As a result of the political mobilization of protest voters and the demobilization of conformists, the new Moscow City Duma ended up looking completely different from the picture expected to be seen by the Moscow City Hall. Candidates supported by Alexei Navalny’s Smart Vote initiative won in about two dozen constituencies. However, it is difficult to separate this from other factors that led to the victory of specific candidates and to evaluate the Smart Vote effect in quantitative terms. Different experts using different methods often seriously differ in their assessments, and often, these assessments correlate with experts’ own political preferences, as demonstrated in other analyses.
Indeed, to attribute everything to Smart Vote is to negate the work of the candidates themselves, and to consider voters to be exclusively obedient zombies following their leader. The case of Alexander Solovyov, who won in the third district, who didn’t even provide a photo to the electoral commission, seems to corroborate this readiness to blindly vote for any candidate backed by Navalny. Alexander Solovyov was a spoiler candidate against Alexander Solovyov, a member of oppositionist Dmitry Gudkov’s team later removed from the election. His “double” did not even conduct a campaign – evidently, he did not expect to be elected.
However, there is an opposite example in the figure of Roman Yuneman, who beat the Smart Vote candidate and is now trying to challenge the victory of establishment candidate Margarita Rusetskaya, who overtook the opposition by only 69 votes. Interestingly, her landslide victory in online votes – much higher than what she received in offline polling stations – ended up deciding the race.
If Yuneman had been the Smart Vote candidate, he certainly would have won. But Navalny’s team made a mistake, as was immediately pointed out by many experts and even residents of the district. This, incidentally, means that if any sociological research was actually carried out by this team at all, its quality leaves much to be desired. In fact, there is a feeling that Smart Vote candidates were selected based on other motives. So, in its own right, Smart Voting proved to be a rather effective, yet obviously manipulative technology.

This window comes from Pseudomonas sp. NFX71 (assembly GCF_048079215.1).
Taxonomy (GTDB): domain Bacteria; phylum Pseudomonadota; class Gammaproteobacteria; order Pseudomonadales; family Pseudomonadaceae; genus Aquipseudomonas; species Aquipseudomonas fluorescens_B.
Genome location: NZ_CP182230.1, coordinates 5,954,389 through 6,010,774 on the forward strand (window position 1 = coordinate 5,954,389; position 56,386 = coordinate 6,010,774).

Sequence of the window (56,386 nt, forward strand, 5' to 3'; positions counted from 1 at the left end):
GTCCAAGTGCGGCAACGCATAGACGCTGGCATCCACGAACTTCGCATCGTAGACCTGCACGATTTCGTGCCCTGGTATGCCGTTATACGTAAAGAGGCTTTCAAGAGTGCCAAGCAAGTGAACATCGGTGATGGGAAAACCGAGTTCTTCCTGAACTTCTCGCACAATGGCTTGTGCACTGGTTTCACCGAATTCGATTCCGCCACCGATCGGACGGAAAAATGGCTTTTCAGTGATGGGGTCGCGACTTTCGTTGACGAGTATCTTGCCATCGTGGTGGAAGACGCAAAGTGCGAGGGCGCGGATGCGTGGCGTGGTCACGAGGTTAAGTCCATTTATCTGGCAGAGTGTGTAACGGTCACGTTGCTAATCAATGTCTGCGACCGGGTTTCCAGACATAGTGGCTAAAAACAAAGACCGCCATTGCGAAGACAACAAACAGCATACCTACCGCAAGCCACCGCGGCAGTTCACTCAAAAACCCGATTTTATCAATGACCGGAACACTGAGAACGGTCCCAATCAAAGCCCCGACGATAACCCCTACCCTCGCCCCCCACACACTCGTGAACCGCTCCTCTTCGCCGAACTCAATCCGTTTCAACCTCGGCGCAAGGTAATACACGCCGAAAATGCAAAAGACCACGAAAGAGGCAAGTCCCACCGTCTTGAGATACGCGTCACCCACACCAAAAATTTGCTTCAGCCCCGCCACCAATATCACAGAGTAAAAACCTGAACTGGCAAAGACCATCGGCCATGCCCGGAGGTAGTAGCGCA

As for quantitative assessments of the effectiveness of this call for the protest vote to be consolidated, the only somewhat reasonable assessment so far seems to be Boris Ovchinnikov’s analysis. He estimates the Smart Vote effect to account for 18-20% of votes – which is almost the same proportion of votes received by Sergei Boyko, the head of Navalny’s regional office, as candidate for mayor of Novosibirsk. Therefore, the approximate level of support for Navalny and his team in the largest cities of Russia should probably be evaluated at around these numbers, without even taking into account the effect of low turnout. In other parts of the country, this figure is certainly lower.
Election day put quite a few new faces previously known only to a narrow circle of activists on the map. Additionally, the results of September 8 likely killed the idea of online voting, having frightened a number of politicians and observers. The serious discrepancies in the voting results between “electronic” voters and offline ones made it certain that this system would lack any sense of credibility, as was indeed the case.
The 2011-2012 mass protests were a reaction to direct electoral fraud happening at polling stations. At that time, authorities took several steps to avoid the situation happening again. This does not mean that electoral fraud has stopped – the country still has about a dozen regions that experts call “electoral sultanates” (although the name is not entirely correct, because they include not only national republics, but also completely “Russian” regions such as Kuzbass). Nonetheless, the state of affairs concerning election days began to improve across the whole country. And electoral protests subsided for a while.
This happened thanks to tighter controls over the admission of candidates and over campaigns themselves: only specially selected people were able to register as candidates, and in order to prevent them from winning, media propaganda and voter coercion were deployed as tools. But now, this set-up no longer works.
Of course, the wave of protests that began over the summer has already subsided. But such waves will continue to be a chronic symptom of the systemic problems in Russian politics. The election commission system, the institutions of party representation, the lack of communication between citizens and the authorities –these are bound to only aggravate citizens’ discontent.
The next State Duma elections will take place in 2021, and promise to be very interesting. The Russian political machine is become a bumpy ride, so for the next two years, you had better fasten your seat belts.